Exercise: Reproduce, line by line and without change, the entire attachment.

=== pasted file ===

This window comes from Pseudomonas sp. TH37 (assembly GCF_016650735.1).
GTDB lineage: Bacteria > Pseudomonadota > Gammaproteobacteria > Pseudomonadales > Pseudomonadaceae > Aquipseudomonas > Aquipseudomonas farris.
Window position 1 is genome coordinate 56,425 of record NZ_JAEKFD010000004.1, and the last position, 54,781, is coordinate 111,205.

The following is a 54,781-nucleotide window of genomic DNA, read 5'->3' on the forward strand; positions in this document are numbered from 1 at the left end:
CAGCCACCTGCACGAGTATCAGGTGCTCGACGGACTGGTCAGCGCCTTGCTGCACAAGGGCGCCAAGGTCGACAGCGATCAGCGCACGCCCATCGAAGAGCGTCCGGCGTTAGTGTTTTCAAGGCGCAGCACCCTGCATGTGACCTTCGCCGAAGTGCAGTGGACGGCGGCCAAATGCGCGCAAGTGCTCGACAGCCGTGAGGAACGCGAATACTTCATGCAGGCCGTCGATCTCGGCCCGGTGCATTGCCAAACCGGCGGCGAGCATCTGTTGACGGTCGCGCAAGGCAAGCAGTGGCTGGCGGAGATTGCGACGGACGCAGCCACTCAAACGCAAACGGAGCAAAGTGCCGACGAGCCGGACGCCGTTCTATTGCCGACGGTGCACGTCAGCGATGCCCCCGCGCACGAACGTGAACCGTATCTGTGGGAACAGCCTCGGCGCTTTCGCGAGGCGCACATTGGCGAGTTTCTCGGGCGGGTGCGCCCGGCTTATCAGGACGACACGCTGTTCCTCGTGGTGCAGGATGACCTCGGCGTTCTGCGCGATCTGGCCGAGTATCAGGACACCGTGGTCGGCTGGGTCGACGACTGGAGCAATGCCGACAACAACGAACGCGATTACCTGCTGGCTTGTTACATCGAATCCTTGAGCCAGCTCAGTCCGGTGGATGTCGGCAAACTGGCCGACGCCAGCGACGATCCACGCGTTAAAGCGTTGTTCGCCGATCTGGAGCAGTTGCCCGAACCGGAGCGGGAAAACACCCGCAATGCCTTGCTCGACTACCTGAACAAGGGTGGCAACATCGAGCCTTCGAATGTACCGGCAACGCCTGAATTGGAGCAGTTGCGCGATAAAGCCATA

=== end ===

This window comes from Pseudomonas sp. TH37 (assembly GCF_016650735.1).
GTDB lineage: Bacteria > Pseudomonadota > Gammaproteobacteria > Pseudomonadales > Pseudomonadaceae > Aquipseudomonas > Aquipseudomonas farris.
Window position 1 is genome coordinate 56,425 of record NZ_JAEKFD010000004.1, and the last position, 54,781, is coordinate 111,205.

The following is a 54,781-nucleotide window of genomic DNA, read 5'->3' on the forward strand; positions in this document are numbered from 1 at the left end:
CAGCCACCTGCACGAGTATCAGGTGCTCGACGGACTGGTCAGCGCCTTGCTGCACAAGGGCGCCAAGGTCGACAGCGATCAGCGCACGCCCATCGAAGAGCGTCCGGCGTTAGTGTTTTCAAGGCGCAGCACCCTGCATGTGACCTTCGCCGAAGTGCAGTGGACGGCGGCCAAATGCGCGCAAGTGCTCGACAGCCGTGAGGAACGCGAATACTTCATGCAGGCCGTCGATCTCGGCCCGGTGCATTGCCAAACCGGCGGCGAGCATCTGTTGACGGTCGCGCAAGGCAAGCAGTGGCTGGCGGAGATTGCGACGGACGCAGCCACTCAAACGCAAACGGAGCAAAGTGCCGACGAGCCGGACGCCGTTCTATTGCCGACGGTGCACGTCAGCGATGCCCCCGCGCACGAACGTGAACCGTATCTGTGGGAACAGCCTCGGCGCTTTCGCGAGGCGCACATTGGCGAGTTTCTCGGGCGGGTGCGCCCGGCTTATCAGGACGACACGCTGTTCCTCGTGGTGCAGGATGACCTCGGCGTTCTGCGCGATCTGGCCGAGTATCAGGACACCGTGGTCGGCTGGGTCGACGACTGGAGCAATGCCGACAACAACGAACGCGATTACCTGCTGGCTTGTTACATCGAATCCTTGAGCCAGCTCAGTCCGGTGGATGTCGGCAAACTGGCCGACGCCAGCGACGATCCACGCGTTAAAGCGTTGTTCGCCGATCTGGAGCAGTTGCCCGAACCGGAGCGGGAAAACACCCGCAATGCCTTGCTCGACTACCTGAACAAGGGTGGCAACATCGAGCCTTCGAATGTACCGGCAACGCCTGAATTGGAGCAGTTGCGCGATAAAGCCATA